A Few Tips:

If your project is ornate or has a lot of areas of highs & lows, we recommend using the bristles of the brush to get down in the low spots.


Believe it or not, it is more challenging to use a one color glaze technique than a multi-color faux finish. With two or more glazes, any inconsistencies where sections meet will blend into your finish. If it's your first time using a one glaze technique, try a sample board first or sign up for a class at your local retailer.

Step 3.

Wipe off any excess Glaze or glaze mistakes quickly with a clean damp cloth or sponge.


Step 4. 

To lighten the look of the Glaze, you can use a damp cloth or sponge to remove additional Glaze and blend the Glaze into your project.

​To allow for a longer open time to work with your glaze, try sealing your project first with one of Old Town Paints Clear Finishes, available in a Matte, Satin or Gloss.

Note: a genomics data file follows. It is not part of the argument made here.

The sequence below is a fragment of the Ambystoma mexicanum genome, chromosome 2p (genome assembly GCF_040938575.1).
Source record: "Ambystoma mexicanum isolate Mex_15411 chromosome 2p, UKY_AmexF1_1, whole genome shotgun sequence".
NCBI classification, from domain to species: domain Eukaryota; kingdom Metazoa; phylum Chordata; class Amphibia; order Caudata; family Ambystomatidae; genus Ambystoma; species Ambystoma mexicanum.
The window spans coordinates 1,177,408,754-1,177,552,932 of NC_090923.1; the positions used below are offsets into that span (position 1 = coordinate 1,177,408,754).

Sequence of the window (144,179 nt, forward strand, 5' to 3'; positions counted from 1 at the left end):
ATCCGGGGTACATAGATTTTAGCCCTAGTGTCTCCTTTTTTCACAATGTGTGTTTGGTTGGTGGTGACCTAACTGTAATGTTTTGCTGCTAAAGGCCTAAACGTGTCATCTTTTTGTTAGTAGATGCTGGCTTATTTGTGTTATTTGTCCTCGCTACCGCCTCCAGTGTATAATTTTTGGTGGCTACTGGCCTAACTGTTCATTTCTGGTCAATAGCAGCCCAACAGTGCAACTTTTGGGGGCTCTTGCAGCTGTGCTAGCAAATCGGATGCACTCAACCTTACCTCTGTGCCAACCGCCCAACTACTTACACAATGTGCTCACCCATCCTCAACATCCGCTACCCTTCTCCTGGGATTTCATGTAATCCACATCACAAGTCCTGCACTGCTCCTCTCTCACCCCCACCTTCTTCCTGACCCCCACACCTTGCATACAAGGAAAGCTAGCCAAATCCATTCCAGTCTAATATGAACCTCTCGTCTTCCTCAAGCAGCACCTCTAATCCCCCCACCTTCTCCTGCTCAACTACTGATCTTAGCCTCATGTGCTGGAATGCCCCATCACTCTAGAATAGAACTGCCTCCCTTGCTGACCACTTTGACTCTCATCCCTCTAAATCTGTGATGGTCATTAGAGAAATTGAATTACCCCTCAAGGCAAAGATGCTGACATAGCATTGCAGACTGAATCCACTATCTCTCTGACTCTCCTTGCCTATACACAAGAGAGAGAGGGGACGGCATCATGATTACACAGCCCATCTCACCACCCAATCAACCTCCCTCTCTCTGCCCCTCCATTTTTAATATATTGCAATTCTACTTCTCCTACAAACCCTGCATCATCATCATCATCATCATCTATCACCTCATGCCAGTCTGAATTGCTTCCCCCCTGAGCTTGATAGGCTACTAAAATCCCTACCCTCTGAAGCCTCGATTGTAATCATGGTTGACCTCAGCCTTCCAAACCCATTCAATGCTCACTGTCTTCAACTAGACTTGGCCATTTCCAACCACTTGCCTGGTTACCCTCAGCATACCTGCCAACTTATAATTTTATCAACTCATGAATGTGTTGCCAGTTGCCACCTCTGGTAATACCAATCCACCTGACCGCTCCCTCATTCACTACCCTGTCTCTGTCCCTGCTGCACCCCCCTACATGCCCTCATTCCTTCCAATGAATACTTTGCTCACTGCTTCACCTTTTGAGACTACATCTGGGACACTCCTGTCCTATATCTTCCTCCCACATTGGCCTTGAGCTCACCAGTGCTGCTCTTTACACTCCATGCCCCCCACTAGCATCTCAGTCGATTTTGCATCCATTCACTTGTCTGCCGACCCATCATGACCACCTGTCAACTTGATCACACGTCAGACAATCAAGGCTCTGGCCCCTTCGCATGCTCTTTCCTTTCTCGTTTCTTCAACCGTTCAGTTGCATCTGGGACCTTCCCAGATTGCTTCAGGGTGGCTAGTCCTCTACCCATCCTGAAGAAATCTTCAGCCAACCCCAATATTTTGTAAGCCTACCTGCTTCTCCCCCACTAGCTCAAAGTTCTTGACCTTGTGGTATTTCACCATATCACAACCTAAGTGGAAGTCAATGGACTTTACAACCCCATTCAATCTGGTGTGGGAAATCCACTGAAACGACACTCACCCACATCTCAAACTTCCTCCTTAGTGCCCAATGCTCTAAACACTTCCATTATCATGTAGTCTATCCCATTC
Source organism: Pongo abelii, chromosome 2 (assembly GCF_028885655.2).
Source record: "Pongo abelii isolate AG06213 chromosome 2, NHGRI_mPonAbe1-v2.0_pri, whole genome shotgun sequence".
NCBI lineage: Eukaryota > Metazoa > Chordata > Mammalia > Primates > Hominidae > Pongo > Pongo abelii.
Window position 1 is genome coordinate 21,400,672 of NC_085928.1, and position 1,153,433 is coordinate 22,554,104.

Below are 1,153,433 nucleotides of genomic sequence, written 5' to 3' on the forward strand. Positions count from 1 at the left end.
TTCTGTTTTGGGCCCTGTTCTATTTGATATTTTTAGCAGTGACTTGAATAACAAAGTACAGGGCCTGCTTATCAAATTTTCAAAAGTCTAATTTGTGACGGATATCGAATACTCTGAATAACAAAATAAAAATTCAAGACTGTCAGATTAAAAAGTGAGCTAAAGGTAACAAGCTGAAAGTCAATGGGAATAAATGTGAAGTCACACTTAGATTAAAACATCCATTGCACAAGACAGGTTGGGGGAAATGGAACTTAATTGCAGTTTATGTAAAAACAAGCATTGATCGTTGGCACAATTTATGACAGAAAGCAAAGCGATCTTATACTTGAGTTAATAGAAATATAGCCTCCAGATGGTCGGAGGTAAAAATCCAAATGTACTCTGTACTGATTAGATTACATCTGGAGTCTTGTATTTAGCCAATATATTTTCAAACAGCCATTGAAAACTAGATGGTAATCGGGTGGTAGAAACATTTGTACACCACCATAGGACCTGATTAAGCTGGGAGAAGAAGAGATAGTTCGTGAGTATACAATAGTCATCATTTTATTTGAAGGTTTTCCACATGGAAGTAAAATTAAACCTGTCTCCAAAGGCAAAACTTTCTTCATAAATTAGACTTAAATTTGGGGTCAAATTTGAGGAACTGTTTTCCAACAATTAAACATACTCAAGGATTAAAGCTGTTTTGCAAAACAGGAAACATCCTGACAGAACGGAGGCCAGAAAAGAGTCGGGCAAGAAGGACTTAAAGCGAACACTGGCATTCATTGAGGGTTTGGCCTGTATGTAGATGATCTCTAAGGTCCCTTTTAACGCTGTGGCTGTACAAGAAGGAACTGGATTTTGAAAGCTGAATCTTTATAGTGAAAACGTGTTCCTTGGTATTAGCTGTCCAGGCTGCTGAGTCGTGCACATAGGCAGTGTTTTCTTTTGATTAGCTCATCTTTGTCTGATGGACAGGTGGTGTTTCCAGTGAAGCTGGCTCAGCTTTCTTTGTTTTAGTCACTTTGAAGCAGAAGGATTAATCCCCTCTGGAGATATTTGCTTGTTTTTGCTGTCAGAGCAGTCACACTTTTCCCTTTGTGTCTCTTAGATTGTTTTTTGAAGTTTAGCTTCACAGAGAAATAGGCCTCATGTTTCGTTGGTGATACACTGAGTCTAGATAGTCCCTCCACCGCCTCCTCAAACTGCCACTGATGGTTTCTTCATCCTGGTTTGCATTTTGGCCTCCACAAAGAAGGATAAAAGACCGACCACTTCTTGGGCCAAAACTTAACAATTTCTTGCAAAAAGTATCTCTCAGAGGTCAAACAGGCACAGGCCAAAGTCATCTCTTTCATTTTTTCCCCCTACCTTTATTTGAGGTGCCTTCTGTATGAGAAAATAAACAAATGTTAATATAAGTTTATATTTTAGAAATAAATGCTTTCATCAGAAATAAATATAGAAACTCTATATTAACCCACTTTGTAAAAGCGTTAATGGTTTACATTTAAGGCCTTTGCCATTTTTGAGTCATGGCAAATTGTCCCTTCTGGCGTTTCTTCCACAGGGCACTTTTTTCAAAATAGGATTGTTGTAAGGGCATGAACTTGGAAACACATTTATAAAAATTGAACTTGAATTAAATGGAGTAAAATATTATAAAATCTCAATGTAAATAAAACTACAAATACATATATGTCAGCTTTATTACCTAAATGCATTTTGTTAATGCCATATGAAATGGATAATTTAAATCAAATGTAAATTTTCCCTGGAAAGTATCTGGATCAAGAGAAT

Step 2.

Rub or paint a liberal amount of  Glaze onto your project. Continue to dip your cloth or brush into the Glaze and spread it over your project until all of the areas are covered. Be sure to get into all the cracks and crevices.

If working on a large area, work in sections using a random, natural pattern- not brushed. Try to minimize the number of wet edges for a more natural flowing look.


Step 1.

Dip your cloth or paintbrush into the Glaze. Make sure to get enough on, but not so much that it is dripping off your brush or cloth.

​If using a cloth, rinse and re-form your cloth as soon as it becomes loaded with glaze.

Materials:


  • Old Town Paints Glaze
  • Lint free Cloth, Paint brush, or both
  • Dish of water
  • ​Extra lint free cloths or rags


How to Apply a Glaze